• Total oil production again fails to meaningfully exceed peaks established in late 2005 and mid 2006. Prices rise and stay above $100 a barrel despite a global slowdown. Emergent bubbles develop in companies specializing in energy conservation/efficiency and alternative energy. Event-driven, regional supply shortages scare the pants off politicians and consumers alike.
  • Faced with shrinking credit and falling asset prices, officials stop talking about inflation, and the dreaded D word resurfaces.
  • As the de-leveraging of the economy continues, the savings rate rises further, cutting corporate profits. With financial earnings under pressure, equity prices either have to fall or P/E ratios rise. You make the call!

So it's nice to read someone who is more negative than me. I have touched on most of the points above - however some things I have not stressed quite so severely. I have mentioned that consumers are now turning to credit cards to replace the house ATM, and we are seeing the first signs of 401ks being raided to help sustain people. I should mention I expect the latter issue to accelerate and while that will help "bouy" the near term economy, what does it mean for the long term of our country?

Nothing good. As with many things in this country, especially in our political decisions we focus on kicking the can down the road - just trying to make sure things don't get bad now, and the future will somehow "take care of itself". Myself? I worry about a lot of people working as Walmart greeters until they literally keel over - instead of enjoying a traditional retirement.

Regarding sovereign wealth funds, while initially celebrated with constant references to how the 'bottom must be in' because sovereign wealth funds are 'buying' (i.e. smart money) what will the same pundits be saying when the next round of capital is necessary from these same players? Or a third? All at lower prices? Buffet certainly is not finding any value in financials:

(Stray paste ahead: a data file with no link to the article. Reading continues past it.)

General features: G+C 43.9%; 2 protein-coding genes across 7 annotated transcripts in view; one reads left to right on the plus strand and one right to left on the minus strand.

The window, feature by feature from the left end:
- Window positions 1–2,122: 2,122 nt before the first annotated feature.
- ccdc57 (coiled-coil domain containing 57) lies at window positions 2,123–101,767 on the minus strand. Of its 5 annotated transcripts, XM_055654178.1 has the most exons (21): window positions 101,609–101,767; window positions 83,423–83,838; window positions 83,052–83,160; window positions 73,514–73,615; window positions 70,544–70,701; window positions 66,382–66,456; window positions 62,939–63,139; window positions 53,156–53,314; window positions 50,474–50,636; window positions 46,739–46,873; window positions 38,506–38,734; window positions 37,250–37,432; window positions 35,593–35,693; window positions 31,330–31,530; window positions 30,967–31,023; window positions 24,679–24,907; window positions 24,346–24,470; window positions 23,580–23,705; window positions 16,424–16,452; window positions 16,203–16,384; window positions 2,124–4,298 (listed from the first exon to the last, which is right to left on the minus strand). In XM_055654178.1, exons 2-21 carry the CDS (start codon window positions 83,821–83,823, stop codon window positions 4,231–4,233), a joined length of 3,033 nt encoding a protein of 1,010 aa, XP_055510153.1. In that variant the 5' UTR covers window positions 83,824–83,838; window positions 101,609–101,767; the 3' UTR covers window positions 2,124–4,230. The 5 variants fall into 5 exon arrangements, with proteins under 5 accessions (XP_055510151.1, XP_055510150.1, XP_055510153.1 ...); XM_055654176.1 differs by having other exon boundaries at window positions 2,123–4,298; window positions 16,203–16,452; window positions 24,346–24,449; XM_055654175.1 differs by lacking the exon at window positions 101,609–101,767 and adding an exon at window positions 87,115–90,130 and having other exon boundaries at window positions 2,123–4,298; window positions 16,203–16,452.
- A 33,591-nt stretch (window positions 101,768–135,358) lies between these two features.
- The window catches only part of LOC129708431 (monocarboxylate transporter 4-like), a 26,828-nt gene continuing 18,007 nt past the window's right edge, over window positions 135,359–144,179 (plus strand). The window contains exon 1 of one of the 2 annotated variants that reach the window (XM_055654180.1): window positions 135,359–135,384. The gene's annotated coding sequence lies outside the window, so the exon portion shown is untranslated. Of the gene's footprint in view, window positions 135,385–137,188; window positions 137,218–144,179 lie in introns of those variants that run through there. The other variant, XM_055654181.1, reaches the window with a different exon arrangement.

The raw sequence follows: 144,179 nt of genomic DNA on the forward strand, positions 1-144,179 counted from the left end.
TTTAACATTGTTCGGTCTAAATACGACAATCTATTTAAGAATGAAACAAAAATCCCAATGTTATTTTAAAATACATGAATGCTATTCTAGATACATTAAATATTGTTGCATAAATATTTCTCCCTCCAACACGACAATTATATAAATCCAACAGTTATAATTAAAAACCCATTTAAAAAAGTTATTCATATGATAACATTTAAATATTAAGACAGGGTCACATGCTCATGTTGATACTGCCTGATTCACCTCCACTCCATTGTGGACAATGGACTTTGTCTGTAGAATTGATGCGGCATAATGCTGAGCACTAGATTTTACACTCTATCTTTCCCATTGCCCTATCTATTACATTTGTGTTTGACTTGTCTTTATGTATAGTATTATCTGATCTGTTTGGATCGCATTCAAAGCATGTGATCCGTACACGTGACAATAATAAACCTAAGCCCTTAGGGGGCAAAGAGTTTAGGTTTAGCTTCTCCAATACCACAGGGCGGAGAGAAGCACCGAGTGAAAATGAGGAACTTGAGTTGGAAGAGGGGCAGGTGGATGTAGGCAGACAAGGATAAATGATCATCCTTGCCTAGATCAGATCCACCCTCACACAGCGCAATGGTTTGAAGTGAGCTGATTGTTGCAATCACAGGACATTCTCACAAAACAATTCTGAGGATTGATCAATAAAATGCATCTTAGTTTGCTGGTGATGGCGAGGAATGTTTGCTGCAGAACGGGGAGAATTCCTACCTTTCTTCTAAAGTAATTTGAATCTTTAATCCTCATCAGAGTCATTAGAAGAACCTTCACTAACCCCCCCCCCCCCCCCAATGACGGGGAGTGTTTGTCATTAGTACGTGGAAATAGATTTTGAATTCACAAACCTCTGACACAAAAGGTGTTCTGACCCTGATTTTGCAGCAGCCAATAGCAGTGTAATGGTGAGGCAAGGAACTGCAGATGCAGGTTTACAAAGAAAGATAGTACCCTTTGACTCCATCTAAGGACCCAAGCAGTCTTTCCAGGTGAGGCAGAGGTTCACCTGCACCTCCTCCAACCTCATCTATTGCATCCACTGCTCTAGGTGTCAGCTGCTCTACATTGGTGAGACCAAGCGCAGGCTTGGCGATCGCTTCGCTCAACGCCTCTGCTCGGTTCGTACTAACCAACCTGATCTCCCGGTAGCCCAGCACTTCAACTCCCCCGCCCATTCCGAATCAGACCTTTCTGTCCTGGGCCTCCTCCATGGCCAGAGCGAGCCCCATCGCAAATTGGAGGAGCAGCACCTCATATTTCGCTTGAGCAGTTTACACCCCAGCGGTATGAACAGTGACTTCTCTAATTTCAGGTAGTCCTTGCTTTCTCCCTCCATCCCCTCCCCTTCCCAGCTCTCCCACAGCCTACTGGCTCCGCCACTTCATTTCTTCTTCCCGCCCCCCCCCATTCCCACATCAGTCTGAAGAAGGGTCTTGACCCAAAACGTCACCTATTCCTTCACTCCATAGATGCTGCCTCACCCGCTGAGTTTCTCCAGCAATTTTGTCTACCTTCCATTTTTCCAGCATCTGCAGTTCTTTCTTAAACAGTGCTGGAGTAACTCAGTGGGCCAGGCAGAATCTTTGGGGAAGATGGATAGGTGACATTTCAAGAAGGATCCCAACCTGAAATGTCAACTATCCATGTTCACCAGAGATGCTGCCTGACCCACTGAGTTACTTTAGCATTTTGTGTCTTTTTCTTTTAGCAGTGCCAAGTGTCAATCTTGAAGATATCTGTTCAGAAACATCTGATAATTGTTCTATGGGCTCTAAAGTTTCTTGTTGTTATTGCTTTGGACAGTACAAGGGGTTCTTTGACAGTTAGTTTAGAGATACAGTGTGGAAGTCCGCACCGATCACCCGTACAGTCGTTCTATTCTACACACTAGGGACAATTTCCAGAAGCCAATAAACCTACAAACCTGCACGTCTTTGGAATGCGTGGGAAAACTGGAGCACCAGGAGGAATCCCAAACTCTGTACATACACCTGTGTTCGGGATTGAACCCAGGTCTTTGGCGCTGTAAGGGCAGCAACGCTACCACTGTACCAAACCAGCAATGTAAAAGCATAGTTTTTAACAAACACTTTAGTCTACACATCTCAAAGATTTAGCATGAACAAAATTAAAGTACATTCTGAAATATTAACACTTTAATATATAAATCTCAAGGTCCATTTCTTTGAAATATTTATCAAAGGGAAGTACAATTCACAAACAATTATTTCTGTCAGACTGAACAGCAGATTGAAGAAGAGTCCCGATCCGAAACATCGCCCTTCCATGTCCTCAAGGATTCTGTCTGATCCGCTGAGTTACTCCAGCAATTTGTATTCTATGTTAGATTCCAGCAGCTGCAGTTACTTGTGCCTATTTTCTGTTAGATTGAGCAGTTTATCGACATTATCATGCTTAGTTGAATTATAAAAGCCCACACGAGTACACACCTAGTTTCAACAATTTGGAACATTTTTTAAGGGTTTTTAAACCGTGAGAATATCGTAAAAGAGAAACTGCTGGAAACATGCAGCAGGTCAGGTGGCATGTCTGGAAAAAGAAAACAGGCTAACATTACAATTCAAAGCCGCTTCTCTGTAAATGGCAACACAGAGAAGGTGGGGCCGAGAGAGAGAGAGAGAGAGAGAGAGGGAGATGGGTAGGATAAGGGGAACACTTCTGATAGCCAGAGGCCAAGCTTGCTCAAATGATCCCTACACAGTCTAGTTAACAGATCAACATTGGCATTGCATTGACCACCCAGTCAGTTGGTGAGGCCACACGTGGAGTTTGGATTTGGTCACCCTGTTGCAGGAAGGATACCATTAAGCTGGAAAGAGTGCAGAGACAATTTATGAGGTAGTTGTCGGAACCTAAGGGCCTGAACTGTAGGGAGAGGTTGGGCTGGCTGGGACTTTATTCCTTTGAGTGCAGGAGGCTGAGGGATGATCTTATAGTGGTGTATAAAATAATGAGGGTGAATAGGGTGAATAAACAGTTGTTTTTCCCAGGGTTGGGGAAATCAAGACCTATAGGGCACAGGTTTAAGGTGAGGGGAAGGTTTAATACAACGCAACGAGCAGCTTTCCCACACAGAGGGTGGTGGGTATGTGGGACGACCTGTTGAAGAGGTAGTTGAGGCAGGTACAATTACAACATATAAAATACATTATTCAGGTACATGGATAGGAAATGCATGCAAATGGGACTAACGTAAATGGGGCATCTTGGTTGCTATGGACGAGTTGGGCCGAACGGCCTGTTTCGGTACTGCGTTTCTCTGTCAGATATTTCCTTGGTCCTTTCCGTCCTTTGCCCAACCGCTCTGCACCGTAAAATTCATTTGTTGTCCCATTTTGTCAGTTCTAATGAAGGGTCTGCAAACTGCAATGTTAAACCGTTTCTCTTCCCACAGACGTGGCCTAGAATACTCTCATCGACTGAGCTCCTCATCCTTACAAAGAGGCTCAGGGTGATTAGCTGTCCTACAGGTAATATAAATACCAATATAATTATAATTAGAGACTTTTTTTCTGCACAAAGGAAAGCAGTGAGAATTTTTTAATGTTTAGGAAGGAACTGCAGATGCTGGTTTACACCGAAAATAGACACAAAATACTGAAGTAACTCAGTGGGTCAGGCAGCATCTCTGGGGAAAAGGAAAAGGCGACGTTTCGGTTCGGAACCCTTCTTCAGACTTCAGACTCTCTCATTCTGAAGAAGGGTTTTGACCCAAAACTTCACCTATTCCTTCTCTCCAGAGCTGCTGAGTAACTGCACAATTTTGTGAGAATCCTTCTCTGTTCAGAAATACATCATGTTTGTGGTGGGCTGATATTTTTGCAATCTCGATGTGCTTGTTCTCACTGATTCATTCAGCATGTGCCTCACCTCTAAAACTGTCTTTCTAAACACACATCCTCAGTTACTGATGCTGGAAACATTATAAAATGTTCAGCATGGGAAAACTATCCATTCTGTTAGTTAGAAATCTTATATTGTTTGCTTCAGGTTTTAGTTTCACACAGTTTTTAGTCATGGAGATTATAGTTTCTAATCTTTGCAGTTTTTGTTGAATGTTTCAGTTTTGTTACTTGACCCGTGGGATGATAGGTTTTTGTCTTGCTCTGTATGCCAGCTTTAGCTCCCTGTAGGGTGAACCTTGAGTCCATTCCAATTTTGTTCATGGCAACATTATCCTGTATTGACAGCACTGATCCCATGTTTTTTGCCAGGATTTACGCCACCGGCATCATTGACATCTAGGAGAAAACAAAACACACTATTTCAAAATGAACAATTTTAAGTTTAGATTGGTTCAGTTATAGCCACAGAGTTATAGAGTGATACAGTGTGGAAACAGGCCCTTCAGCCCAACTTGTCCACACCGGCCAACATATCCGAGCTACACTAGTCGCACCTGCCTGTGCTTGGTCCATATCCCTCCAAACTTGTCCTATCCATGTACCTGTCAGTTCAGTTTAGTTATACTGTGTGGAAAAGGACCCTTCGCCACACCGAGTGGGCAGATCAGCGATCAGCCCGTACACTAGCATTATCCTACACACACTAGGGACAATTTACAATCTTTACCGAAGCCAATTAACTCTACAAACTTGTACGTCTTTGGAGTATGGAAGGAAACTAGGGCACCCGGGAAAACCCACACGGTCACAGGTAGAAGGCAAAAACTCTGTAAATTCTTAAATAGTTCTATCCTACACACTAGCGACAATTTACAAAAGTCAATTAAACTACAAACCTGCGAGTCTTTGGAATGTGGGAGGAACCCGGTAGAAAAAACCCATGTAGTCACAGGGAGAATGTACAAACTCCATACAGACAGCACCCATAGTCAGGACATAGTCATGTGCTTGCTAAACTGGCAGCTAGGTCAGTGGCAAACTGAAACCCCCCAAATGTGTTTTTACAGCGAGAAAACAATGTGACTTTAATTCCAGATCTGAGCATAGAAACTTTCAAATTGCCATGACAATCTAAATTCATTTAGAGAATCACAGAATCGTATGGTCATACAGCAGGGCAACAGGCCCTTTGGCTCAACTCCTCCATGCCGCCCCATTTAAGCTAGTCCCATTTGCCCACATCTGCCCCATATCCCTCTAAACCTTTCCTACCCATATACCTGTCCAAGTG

Berkshire Hathaway Inc. Chairman Warren Buffett said Wednesday that he rebuffed financial firms that have approached him recently about buying stakes in their companies.

Just because you have a lot of money from one arena doesn't mean you are a smart investor, especially if your money is through no work of your own. We've seen many people (think Paul Allen of Microsoft fame) who took huge sums and proceeded to destroy much of their wealth in their future investments. Is that smart money? Are heirs of fortunes from their parents "smart money"? Do you think Paris Hilton's investing prowess is something to be excited about? Are people who just happen to be sitting on huge amounts of long dead dinosaurs suddenly "shrewd"?

Those are the talking points we are handed by the financial media. I'd rather listen to Buffet myself. Remember, when you print billions of dollars each day due to your dead dinosaurs you can afford to be "early" or "buy high" for the "very very long term". For the rest of us, we don't have those benefits, so we need to invest accordingly. As in the article above, I've stated to look for more and more bailouts from the politicians, as the economic situation worsens.

While I don't agree that a "more positive view of government" will emerge, I suppose in our short sighted manner if the government uses our tax dollars to bail out people, those people who got bailed out will see the government in a more positive light. I sure won't. I agree with the corporate defaults and bankruptcies increasing as I mentioned in my recent investments in two firms that specialize in such a thing (and their stocks have been reacting very positively of late as more people jump on the bandwagon) [Two New Recession Plays].